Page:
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US President Joe Biden said on Monday he would be willing to intervene militarily to defend Taiwan, warning that China was “flirting with danger” if it tried to seize the democratic island by force.
Asked in a Tokyo press conference if – following Russia’s invasion of Ukraine – he would be “willing to get involved militarily to defend Taiwan if it comes to that?” he responded: “Yes...that’s a commitment we made.”
He added: “The idea that it could be taken by force, just taken by force, is just not..it would dislocate the entire region and be another action similar to what happened in Ukraine. So, it’s a burden that’s even stronger.”
Mr Biden is on the second leg of his first trip to Asia, visiting both South Korea and Japan in what has been widely viewed as an attempt to bolster cooperation with regional allies in opposition to China’s growing assertiveness across the Indo-Pacific.
Beijing’s ambitions to take over Taiwan – which the Chinese Communist Party claims as its own even though it has never ruled there – have put the region on alert over a potential future conflict.
Mr Biden said his expectation was that China would not use force to take the island, which functions like any other nation with its own government, military and foreign policy.
But in some of his strongest comments to date on the issue, he directly linked the outcome of Western attempts to help Ukraine repel the Russian invasion with lessons likely to be learned in Beijing regarding Taiwan.
"It's important that Putin pay a price for his barbarism in Ukraine", news agency AFP quoted Biden as saying. "Russia has to pay a long-term price."
This is "not just about Ukraine", Biden said, because China is watching to see if Western pressure on Russia slacks off.
"What signal does that send to China about the cost of... attempting to take Taiwan by force?" he asked.
Biden’s comments appeared to be a departure from the existing US policy of “strategic ambiguity,” under which Washington has pledged to provide Taiwan with the means to defend itself but has not clarified whether it would intervene or send troops in a military conflict with China.
According to a New York Times reporter who was in the room, the president’s blunt declaration, offered without caveat or clarification, took some members of his own administration by surprise.
Shortly after he spoke, a White House official tried to backtrack on his stark statement, saying, “There is no change in US policy towards Taiwan.”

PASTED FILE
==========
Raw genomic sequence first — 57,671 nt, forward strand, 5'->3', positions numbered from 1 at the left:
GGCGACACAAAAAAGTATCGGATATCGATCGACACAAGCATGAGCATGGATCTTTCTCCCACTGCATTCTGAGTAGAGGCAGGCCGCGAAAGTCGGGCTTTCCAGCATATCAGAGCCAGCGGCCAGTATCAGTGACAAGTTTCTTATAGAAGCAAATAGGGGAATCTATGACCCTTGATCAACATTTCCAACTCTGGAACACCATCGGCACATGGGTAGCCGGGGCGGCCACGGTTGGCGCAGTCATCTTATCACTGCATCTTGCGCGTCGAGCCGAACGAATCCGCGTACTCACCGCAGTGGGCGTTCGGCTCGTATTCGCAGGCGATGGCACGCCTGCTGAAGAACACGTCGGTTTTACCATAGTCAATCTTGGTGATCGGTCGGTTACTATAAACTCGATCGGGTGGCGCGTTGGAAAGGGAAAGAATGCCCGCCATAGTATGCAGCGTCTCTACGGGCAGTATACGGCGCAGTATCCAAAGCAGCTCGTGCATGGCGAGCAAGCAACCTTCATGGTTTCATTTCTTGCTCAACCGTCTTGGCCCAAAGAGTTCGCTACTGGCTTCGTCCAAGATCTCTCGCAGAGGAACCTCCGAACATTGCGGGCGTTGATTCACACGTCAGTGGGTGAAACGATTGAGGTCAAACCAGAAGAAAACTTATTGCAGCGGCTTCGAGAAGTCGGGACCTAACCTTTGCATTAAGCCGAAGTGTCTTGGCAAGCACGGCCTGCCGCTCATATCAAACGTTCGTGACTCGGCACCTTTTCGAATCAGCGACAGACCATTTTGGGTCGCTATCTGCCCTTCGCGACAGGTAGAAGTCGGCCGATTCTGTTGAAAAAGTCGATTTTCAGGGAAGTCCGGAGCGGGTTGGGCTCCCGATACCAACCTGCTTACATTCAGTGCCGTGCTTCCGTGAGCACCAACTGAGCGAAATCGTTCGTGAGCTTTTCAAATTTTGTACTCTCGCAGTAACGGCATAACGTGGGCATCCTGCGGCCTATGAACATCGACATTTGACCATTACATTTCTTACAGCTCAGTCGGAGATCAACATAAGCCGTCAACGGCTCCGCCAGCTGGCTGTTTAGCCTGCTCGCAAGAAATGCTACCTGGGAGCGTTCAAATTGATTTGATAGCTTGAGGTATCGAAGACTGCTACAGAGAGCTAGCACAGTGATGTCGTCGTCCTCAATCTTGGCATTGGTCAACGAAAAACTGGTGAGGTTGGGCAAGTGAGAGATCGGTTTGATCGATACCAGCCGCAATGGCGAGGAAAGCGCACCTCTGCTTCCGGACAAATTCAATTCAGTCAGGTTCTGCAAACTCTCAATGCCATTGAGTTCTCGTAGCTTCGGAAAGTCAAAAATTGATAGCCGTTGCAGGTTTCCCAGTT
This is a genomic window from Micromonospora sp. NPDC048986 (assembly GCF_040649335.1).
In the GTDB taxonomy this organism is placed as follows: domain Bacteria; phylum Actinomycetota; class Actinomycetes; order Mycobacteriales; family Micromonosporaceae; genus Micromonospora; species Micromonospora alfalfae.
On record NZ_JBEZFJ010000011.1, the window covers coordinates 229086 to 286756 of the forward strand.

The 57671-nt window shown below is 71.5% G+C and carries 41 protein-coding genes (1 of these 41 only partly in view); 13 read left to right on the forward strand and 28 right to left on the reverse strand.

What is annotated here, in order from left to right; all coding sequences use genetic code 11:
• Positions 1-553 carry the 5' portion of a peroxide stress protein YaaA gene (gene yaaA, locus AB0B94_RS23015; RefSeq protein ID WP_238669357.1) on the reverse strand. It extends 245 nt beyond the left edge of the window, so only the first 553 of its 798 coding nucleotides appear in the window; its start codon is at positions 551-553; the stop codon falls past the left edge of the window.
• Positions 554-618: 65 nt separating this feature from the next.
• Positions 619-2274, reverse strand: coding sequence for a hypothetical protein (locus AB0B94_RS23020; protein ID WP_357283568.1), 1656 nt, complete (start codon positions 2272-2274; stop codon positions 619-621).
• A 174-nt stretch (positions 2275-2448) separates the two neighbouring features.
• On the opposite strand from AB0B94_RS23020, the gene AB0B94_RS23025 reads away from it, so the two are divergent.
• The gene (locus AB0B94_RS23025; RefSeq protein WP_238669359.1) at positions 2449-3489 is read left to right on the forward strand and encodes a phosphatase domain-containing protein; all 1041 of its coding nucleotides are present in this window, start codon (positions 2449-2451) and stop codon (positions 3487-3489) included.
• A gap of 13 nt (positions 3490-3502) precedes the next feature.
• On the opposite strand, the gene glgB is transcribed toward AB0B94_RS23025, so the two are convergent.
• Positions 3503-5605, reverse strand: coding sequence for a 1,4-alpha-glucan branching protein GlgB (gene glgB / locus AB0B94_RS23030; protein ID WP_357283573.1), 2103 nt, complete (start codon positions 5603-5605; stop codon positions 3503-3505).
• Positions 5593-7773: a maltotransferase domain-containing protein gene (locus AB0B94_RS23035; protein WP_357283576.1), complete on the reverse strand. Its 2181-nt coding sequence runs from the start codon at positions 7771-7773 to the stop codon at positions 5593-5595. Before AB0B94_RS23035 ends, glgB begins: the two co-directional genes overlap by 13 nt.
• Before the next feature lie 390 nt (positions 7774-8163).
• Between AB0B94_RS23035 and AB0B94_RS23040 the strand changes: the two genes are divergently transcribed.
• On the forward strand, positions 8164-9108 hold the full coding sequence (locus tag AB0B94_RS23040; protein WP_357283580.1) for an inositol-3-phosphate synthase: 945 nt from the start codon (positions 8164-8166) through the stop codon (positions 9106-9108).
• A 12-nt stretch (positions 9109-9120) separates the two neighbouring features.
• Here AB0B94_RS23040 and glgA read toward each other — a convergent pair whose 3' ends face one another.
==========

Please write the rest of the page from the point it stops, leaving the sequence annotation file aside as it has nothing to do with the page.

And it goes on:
The official added: “As the president said, our policy has not changed. He reiterated our One China Policy and our commitment to peace and stability across the Taiwan Strait. He also reiterated our commitment under the Taiwan Relations Act to provide Taiwan with the military means to defend itself.”
The US “One China” policy recognises Beijing’s position that there is only one Chinese government but only acknowledges, and does not endorse, Beijing’s assertion that Taiwan is part of China. It maintains a de facto embassy in Taiwan, strong informal relations, and remains Taipei’s biggest arms supplier.
However, Mr Biden’s response is the third time in less than a year that he has strayed from the deliberately vague stance of previous presidents over the explicit question of whether the US would go to Taiwan’s aid if it was invaded by China.
Asked twice during a televised CNN town hall event in October whether the US would protect Taiwan if China attacked, the president said it would.
"Yes, we have a commitment to do that," he said, prompting another frantic response by aides to clarify that the US’ longstanding policy had not been altered.
The president may have misspoken or used imprecise language on Monday, or it could be seen as reflecting a greater sense of urgency in Washington to send a strong signal to China not to be emboldened by Russia’s invasion of Ukraine to make a move on Taiwan.
Both Taiwan and China issued standard responses to his remarks.
Taipei thanked the president for affirming America’s “rock-solid commitment to Taiwan” while Beijing said China had “no room for compromise” over its “sovereignty, territorial integrity and other core interests.”
But Mr Biden’s overt comments risked overshadowing the centerpiece of his visit, which is the launch of a broad plan providing an economic pillar for US engagement with Asia, called the Indo-Pacific Economic Framework.
His visit also includes meetings with the leaders of Japan, India and Australia, in the “Quad” group of countries.